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Mysterious discharge clouds waters at Hawaii harbor

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posted on Mar, 2 2012 @ 12:40 PM
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Why haven't they collected a sample of the water to analyze whats in it, that might give them a clue as to the source?




posted on Mar, 2 2012 @ 01:21 PM
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reply to post by ZeroReady
 


I have been trying to find some info regarding if its still running, and if so is the volume the same or is it slowing down, but haven't found anything as of yet.
Would be very interesting if you can check. I will keep looking



posted on Mar, 2 2012 @ 01:23 PM
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reply to post by Isolation
 


Be back in an hour or so.



posted on Mar, 2 2012 @ 01:25 PM
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reply to post by Isolation
 


Looks like "grey water":

en.wikipedia.org...

Greywater is wastewater generated from domestic activities such as laundry, dishwashing, and bathing, which can be recycled on-site for uses such as landscape irrigation and constructed wetlands. Greywater differs from water from the toilets which is designated sewage or blackwater to indicate it contains human waste.

Definition


Greywater gets its name from its cloudy appearance and from its status as being between fresh, potable water (known as "white water") and sewage water ("black water"). In a household context, greywater is the leftover water from baths, showers, hand basins and washing machines only. Some definitions of greywater include water from the kitchen sink. Any water containing human waste is considered black water.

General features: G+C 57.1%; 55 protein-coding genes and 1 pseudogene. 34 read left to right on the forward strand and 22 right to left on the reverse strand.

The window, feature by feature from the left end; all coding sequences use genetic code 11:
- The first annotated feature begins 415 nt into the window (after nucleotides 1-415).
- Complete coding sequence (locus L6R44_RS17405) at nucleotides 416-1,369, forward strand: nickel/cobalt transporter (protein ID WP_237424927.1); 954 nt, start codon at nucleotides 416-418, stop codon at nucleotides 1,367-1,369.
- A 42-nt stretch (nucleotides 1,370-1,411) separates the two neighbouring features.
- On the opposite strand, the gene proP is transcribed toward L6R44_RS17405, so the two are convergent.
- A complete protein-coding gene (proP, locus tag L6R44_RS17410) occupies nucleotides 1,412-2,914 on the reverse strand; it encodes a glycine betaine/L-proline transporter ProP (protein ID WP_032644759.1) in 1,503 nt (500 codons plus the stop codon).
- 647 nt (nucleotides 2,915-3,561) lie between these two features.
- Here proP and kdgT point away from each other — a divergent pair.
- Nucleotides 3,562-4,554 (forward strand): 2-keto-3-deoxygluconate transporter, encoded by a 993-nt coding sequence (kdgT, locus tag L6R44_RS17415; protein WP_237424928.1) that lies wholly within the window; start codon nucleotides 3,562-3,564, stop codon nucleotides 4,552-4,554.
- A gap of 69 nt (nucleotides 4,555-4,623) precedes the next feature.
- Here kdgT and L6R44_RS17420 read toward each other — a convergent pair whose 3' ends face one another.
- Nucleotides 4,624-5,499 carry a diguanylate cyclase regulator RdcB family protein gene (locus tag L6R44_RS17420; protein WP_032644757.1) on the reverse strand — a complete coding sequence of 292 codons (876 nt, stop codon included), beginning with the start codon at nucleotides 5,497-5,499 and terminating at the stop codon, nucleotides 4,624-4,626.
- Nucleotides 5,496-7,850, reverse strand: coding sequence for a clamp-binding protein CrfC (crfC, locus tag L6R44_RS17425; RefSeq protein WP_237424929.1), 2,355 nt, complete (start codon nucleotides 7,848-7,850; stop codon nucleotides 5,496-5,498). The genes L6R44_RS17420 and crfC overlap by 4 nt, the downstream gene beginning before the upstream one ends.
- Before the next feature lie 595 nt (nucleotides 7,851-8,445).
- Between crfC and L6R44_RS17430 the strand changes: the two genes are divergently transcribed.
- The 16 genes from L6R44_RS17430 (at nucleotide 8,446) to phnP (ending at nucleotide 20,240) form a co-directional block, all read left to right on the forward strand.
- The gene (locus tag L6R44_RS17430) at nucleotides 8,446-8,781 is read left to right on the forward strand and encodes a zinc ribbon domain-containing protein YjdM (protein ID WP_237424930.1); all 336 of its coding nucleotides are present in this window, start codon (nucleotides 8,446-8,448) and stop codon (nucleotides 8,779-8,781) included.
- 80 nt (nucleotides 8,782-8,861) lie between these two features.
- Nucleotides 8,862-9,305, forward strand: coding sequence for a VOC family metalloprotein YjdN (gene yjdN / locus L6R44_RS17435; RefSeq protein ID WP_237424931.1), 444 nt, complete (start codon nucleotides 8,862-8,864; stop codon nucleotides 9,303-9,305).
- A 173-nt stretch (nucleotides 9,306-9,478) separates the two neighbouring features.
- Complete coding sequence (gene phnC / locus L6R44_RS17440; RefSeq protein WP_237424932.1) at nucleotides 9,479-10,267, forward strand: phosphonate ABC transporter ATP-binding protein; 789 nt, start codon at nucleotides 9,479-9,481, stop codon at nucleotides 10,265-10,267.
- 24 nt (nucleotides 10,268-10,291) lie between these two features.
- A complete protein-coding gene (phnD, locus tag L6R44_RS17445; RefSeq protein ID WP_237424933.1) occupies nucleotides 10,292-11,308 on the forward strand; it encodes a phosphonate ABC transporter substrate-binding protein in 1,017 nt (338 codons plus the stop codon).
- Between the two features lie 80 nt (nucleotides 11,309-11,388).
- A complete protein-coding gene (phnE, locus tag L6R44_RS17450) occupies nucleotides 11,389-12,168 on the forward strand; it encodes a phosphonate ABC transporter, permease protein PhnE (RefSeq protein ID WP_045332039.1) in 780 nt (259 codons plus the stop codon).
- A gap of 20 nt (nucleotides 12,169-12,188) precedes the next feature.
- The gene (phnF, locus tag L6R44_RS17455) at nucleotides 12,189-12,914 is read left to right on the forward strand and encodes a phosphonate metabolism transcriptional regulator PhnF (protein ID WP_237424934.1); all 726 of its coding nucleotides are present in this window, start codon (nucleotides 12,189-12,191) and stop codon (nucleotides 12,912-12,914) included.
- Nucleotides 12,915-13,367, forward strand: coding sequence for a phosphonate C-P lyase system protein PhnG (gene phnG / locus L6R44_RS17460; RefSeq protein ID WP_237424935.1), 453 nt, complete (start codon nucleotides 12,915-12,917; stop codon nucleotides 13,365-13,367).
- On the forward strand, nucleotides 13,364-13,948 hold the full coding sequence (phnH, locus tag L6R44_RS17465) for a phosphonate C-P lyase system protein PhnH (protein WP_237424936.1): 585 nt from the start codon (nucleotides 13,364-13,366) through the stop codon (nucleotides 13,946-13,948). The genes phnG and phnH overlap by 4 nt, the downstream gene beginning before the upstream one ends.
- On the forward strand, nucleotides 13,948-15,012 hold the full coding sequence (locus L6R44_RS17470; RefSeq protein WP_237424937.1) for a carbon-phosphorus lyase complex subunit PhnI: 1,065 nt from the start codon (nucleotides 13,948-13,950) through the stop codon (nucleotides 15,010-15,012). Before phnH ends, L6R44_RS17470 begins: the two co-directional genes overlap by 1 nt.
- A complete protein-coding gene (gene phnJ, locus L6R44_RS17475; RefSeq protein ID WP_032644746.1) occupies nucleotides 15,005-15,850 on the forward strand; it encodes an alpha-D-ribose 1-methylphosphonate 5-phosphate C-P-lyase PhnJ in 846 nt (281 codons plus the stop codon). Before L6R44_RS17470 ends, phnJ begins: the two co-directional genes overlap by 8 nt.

Elimination of greywater

Domestic wastewater is usually combined at the sewer, so that grey- and blackwaters are removed together using a shared sewerage system in a process called elimination.

Sewage water can then be treated to limit pollution and health risks, before being returned to the environment at large. Most greywater ends up as effluent in rivers and oceans in this way.
--------------------------------------------------------------------------------------

So if you think about all of the hotels that surround the harbour...where else are they going to dispose of all of their grey water??? I am not surprised they haven't been called out on this one yet...bet you I will be right...just wait and see

edit on 2-3-2012 by Skywatcher2011 because: (no reason given)



posted on Mar, 2 2012 @ 01:29 PM
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Could this have anything to do with Japan? The aftermath?

and/or

Could this have anything to do with the swarm of earthquakes earlier this week and those mysterious booms?



posted on Mar, 2 2012 @ 01:39 PM
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reply to post by Skywatcher2011
 

I think Skywatcher is probably on the right track. There are an awful lot of people on Oahu, lots of large buildings, plenty of underground water pipes.

More than likely a waste water pipe broke and is discharging through the drain in to the harbor. I can't imagine any volcanic activity on the Big Island would be the cause, probably just an overloaded sewer system.



posted on Mar, 2 2012 @ 03:10 PM
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reply to post by VariableConstant
 


It's possible it could be a sewer break . It just seemed a large volume of water

It could be a surface waste pipe or grey water pipe that has broken and accumulated behind a blockage which finaly gave way as Phage said - I suppose the best indicator of that is if the flow slows down.

If it dosn't slow and no source can be identified I suppose we will have to wait for the test results.

*edit*

I suppose it could also be a stream that has some how re routed into the storm drain (maybe a sink hole) but not sure how that explains the milky brown colour (if it is still milky brown and hasn't cleared).



edit on 2-3-2012 by Isolation because: afterthought

edit on 2-3-2012 by Isolation because: (no reason given)



posted on Mar, 2 2012 @ 03:41 PM
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reply to post by Isolation
 

This may not be entirely correct, as I've never really looked in to it, but I was living on Oahu for a bit several years ago, and I recall hearing that a lot of land was actually artificially built up on coral that was dredged from offshore.